Filipino-American actor Nico Santos is having a great time in Hollywood right now.
Not only is Santos a main character in hit comedy series Superstore, but he’s also getting ready for the release of two upcoming films.
One is an animated film titled Wish Dragon, in which Santos will be offering his voice alongside Jackie Chan.
The other is the hotly anticipated film Crazy Rich Asians. The film is based off of Kevin Kwan’s novel of the same name and boasts having an all-Asian cast. Many anticipate the movie for its focus on Asian-American and Asian experiences as well as for its hunky lead Henry Golding.
Nico Santos recently spoke with the Huffington Post to share his thoughts on the project and the future of LGBTQ characters in film.
Santos says he at first had a hard time in Hollywood. Coming from a stand-up comedy background, the Philippines-born immigrant found the requirements of acting in Hollywood to be constricting.
“It was actually really hard to go from stand-up ― where I was so used to being myself ― to becoming an actor, where you had to fit the mold of what they were looking for,” Santos stated.
That said, he also realizes how film is going in the right direction in terms of representing dynamic queer characters.
“Some queer kids are just more straight-passing than others. I was not one of those kids. If you saw ‘Love, Simon,’ I was not Simon. I was Ethan … I feel like it’s harder for people like me who are obviously gay. I did go through a phase of trying to fit in more. But I just reached a point where I was like, ‘This is who I am. And I can’t hide or deny that part of myself.’ Because why would I want to?”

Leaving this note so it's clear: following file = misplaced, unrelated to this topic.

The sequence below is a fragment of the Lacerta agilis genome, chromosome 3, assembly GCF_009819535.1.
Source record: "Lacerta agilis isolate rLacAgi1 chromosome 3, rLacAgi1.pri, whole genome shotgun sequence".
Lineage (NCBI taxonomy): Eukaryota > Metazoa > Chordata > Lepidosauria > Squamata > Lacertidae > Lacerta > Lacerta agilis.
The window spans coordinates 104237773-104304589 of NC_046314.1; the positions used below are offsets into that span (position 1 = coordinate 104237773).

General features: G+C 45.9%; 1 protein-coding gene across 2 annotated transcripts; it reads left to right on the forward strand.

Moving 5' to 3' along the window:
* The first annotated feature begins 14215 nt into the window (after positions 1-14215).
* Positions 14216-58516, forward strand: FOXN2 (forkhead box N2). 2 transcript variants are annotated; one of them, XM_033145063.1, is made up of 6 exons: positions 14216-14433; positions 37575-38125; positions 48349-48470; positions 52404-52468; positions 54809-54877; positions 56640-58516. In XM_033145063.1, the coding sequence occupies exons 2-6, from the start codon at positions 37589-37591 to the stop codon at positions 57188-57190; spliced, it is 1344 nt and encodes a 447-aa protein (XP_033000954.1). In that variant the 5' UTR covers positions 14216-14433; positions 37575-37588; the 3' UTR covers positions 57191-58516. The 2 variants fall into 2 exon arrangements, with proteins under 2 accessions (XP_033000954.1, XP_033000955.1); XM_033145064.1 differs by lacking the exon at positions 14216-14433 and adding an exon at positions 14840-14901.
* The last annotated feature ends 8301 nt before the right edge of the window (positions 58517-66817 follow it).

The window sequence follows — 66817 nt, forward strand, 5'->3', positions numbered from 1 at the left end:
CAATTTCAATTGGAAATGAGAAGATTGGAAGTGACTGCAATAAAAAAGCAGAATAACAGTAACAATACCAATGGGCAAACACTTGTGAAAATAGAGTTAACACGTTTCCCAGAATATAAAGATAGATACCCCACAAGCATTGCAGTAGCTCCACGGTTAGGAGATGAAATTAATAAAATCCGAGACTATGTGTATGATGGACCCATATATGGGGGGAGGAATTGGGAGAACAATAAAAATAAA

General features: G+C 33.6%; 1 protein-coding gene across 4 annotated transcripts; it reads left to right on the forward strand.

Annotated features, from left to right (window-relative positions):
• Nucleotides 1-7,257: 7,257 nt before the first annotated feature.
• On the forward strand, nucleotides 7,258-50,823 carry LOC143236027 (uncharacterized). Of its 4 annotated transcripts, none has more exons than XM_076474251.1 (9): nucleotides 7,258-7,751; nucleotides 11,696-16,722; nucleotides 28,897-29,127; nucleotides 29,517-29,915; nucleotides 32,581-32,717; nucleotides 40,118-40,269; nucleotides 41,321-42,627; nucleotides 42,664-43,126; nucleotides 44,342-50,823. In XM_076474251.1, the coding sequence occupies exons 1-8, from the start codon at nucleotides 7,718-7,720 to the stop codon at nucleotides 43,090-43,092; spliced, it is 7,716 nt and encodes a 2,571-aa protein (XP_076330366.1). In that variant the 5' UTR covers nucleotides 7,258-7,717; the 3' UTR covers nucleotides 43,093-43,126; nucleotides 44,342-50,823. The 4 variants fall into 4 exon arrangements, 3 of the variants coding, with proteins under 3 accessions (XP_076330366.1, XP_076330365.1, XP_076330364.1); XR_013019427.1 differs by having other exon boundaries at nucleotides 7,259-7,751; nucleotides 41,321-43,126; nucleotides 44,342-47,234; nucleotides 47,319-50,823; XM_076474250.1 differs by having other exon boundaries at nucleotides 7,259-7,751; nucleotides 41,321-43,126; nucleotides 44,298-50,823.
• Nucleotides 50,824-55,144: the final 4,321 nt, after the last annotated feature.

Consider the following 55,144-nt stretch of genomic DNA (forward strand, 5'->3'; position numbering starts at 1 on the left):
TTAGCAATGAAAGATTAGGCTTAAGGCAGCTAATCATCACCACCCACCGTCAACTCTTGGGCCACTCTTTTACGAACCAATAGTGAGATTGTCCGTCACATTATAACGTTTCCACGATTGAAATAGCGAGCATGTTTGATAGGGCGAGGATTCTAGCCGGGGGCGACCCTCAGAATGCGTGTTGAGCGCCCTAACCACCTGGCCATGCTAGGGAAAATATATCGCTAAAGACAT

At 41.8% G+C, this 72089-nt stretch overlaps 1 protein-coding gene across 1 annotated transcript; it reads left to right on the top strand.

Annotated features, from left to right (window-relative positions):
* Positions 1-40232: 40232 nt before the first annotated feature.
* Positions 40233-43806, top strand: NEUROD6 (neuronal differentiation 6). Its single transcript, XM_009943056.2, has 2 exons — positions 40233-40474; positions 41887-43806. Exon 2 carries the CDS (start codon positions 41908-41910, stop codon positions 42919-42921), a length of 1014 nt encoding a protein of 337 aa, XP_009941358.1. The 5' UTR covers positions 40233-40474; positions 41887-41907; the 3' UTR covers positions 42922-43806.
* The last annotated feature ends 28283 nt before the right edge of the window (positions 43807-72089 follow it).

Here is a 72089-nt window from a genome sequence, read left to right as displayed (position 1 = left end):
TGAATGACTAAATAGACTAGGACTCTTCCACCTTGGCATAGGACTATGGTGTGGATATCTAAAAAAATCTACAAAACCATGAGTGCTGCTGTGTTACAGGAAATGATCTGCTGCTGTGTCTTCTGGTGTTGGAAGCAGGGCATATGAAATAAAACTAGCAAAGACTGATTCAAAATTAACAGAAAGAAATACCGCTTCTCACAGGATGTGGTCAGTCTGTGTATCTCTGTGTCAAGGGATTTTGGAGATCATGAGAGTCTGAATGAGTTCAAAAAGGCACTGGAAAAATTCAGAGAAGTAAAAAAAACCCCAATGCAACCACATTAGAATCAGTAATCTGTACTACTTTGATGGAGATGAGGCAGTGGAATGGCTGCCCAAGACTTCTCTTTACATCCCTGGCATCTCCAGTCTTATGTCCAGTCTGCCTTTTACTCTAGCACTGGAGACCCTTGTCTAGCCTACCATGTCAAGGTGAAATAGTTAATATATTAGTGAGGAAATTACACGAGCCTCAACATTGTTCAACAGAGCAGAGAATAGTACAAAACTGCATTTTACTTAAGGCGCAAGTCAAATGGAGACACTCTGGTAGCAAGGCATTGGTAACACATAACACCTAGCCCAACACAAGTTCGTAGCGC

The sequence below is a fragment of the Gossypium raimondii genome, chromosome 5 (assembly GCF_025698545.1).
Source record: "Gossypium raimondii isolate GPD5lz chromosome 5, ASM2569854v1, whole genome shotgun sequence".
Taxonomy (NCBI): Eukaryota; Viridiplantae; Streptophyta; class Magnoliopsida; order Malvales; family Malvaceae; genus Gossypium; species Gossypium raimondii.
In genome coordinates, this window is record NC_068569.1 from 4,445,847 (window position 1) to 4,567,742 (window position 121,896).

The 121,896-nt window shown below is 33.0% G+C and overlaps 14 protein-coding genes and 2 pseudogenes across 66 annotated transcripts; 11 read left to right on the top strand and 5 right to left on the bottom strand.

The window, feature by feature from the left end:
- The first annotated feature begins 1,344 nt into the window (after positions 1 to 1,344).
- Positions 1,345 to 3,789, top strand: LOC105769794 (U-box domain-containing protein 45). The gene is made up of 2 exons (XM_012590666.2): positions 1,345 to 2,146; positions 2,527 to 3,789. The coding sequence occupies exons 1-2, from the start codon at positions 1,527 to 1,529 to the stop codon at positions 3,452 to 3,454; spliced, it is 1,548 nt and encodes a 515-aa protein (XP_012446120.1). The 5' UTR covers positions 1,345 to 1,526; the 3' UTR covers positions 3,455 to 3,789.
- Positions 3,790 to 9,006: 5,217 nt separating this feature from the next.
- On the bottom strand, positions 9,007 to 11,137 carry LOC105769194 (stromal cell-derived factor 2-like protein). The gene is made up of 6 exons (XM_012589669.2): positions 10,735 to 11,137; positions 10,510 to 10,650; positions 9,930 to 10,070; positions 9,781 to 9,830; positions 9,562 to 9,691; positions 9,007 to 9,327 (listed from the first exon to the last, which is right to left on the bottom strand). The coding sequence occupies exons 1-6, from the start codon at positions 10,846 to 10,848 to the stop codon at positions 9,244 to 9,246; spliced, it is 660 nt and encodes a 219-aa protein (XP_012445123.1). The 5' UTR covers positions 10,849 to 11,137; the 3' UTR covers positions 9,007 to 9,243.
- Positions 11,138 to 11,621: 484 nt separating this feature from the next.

“Once I became more comfortable in my skin, that’s when things started opening up for me. The fact that I get to play a queer Filipino on television and another queer character in 'Crazy Rich Asians' is huge. I never thought I’d have a career being myself. I always thought that being an actor in Hollywood meant that I would have to put that side of me on the back burner. A lot of times with queer representation, it’s always like the masculine or straight-passing characters that they want to put out there. First, it was broad stereotypes of sissy florists and hairdressers, and then it became straight-acting white guys. And now it’s really great to see the queer landscape really change to include everybody and make the rest of the world understand that gays are not one or two things.”
But, Hollywood still has some room left to grow says Santos.
To him, there are still so many different stories that need to be told and so many different kinds of characters that can be created. This means that not only can we get characters who live in intersections like being Filipino and gay, but also characters who are dynamic in their actions too.
“Like with Mateo in ‘Superstore,’ said Santos, “I love that he’s allowed to be a little bit of a villain. I feel like, before, people were like, ‘You can’t have the Asian gay guy be a villain. That’s putting a bad name to the community.’ And I’m like, ‘Well, that’s just part of his personality. Some people are bad. Some people are good. Not all the time.’ But you have to show what’s real, right?”
Nico Santos is giving us intersectional realness on our tv screens and our movie screens. Here’s hoping that we see more of him in the future and that his movies Crazy Rich Asians and Wish Dragon perform well at the box office.